Darkstone Review

Darkstone Info


  • N/A


  • 1 - 8


  • DSI


  • N/A

Release Date

  • 12/31/1969
  • Out Now


  • PC
  • PS


It should have stayed in the dark.

Take 2 Interactive has set an excellent example of why some games should stay on the PC and never, ever, be ported to a console. Not that Darkstone was a particularly thrilling PC game, mind you. But at least it could have been ported with some degree of care and quality. As it stands, the PSX version of Darkstone is as forgettable as they come.

Being an RPG, Darkstone has somewhat of a story line. Stop me if you’ve heard this one. A thousand years ago, a great war between good and evil tormented the land. The forces of good finally overcame the dark horde when the goddess of light created a special weapon to drive the evil ones away. Years later, a follower of the bad guys has taken the form of a powerful dragon and has started the war anew. And yes, it is up to one person to stop evil from sprouting up in the land of peace.

Yeah, that’s about as original as a Michael Bolton song. Unfortunately, a lack of originality is only the beginning of Darkstone‘s problems.

The game is essentially a generic dungeon crawl. You roam back and forth from dungeon to town, hacking away monsters and upgrading your little hero along the way. Standard fare…though they barely got any of it right.

Before the so-called adventure begins, you chooses one of several characters from four classes: Warrior, Wizard, Thief, or Priest. And of course each character has his/her own strengths and weaknesses.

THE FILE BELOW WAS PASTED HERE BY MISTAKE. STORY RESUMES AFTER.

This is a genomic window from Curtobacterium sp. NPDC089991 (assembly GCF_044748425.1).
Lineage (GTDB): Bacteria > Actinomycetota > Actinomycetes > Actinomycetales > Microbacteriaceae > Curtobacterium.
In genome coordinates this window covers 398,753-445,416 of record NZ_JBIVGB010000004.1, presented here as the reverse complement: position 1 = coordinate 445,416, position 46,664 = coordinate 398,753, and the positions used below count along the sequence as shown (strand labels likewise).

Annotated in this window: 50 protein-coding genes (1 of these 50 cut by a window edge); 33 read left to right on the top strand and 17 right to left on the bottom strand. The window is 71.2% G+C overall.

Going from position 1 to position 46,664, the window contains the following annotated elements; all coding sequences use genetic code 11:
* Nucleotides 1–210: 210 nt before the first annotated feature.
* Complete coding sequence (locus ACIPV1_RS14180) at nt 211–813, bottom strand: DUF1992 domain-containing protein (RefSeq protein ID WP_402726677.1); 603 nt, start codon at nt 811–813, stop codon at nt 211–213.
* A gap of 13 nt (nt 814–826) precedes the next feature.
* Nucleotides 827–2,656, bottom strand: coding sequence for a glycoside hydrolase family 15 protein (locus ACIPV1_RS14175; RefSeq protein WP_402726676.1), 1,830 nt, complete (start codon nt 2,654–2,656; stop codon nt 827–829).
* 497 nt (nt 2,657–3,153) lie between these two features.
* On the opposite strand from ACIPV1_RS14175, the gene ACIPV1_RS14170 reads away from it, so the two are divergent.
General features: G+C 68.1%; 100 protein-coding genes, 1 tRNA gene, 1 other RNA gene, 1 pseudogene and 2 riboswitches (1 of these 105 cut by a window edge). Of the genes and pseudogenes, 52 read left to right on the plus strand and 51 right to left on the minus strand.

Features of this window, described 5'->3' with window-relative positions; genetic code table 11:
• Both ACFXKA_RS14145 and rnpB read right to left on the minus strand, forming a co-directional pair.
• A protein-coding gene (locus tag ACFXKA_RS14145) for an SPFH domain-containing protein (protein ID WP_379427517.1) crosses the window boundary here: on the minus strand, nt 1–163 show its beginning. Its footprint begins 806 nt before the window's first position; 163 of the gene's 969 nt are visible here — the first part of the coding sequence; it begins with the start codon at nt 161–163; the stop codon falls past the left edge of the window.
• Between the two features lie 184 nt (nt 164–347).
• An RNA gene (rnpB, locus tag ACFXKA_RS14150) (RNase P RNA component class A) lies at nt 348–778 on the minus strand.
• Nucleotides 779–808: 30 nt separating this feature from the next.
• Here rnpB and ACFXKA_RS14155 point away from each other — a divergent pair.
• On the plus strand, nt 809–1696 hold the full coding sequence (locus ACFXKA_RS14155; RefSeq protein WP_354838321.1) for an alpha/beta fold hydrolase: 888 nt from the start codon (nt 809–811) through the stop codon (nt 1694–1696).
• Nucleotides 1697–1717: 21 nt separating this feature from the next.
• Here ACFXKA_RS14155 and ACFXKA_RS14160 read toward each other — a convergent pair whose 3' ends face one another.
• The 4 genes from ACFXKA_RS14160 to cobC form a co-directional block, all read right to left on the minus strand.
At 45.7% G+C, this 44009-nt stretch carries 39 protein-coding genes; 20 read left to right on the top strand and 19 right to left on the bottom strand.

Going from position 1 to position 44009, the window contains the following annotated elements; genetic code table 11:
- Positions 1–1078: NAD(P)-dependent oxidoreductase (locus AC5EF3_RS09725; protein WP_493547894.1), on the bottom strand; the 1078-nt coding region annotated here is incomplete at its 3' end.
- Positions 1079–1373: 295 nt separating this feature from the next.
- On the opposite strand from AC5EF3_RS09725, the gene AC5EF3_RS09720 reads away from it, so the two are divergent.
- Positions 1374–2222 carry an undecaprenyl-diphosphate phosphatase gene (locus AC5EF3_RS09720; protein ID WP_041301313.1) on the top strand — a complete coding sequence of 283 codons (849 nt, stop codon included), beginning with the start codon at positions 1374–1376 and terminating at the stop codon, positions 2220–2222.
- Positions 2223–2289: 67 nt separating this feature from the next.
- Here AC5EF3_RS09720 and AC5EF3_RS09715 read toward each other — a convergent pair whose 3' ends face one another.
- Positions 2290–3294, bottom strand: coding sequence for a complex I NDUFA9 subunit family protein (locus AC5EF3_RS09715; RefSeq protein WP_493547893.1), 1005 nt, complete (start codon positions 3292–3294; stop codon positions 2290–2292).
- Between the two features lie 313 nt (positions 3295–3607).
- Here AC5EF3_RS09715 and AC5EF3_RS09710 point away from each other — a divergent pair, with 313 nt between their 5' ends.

Speaking of weaknesses, staring at the graphics in Darkstone is like gazing upon Yukk’s mug without the doghouse helmut. There should be a disclaimer: Warning: Prolonged exposure to Darkstone will lead to optical implosion! Almost every graphical detail hurts – the backdrops, character models, enemies and environments are all horrible. While this kind of garbage might have narrowly gotten by in the early Playstation days, they are no means acceptable by today’s standards.

You know you’ve encountered bad programming when you can see parts of a character emerge from the other side of a wall. Nothing assaults your senses more and reminds you that you’re only playing a game like bad collision detection. Boo!

You would hope that a game with such limited graphical abilities would at least have decent loading times since there isn’t much to process as far as eye candy. In this aspect, however, Darkstone takes another sip from the fountain of suck. Saving my game takes more than half a minute each time. I can barely hold my breath that long.

The controls are as reliable as Robert Downey Jr. in rehab. Darkstone features real time combat; in theory, you hit a button and your pixilated counterpart swings his axe. So I become confused when I hit the button and I don’t see any axe swingin’. Sluggish.

Fortunately, it doesn’t matter too much because the AI is a horror story all its own. As I’m dispatching a group of giant wasps, a goblin steps into the fray. He gets a couple of lucky shots in and then – get this – starts walking away, turns around and stops. I walk over and give him a taste of my steel. No response. So I cut him down and he dies without any retaliation whatsoever. Like shooting dead fish in a barrel with an uzi.

In perhaps the game’s only saving grace, it costs an amazingly affordable 10 bucks. Of course, there’s a good reason why they priced it so cheap. Compared to the wealth of other RPGs on the PSX market, this one can’t hold a candle. If you’re losing sleep at night and are in need of some real-time combat, get Vagrant Story. If it’s too late and you already own this atrocity, just break it up and try to feed it to ducks or something.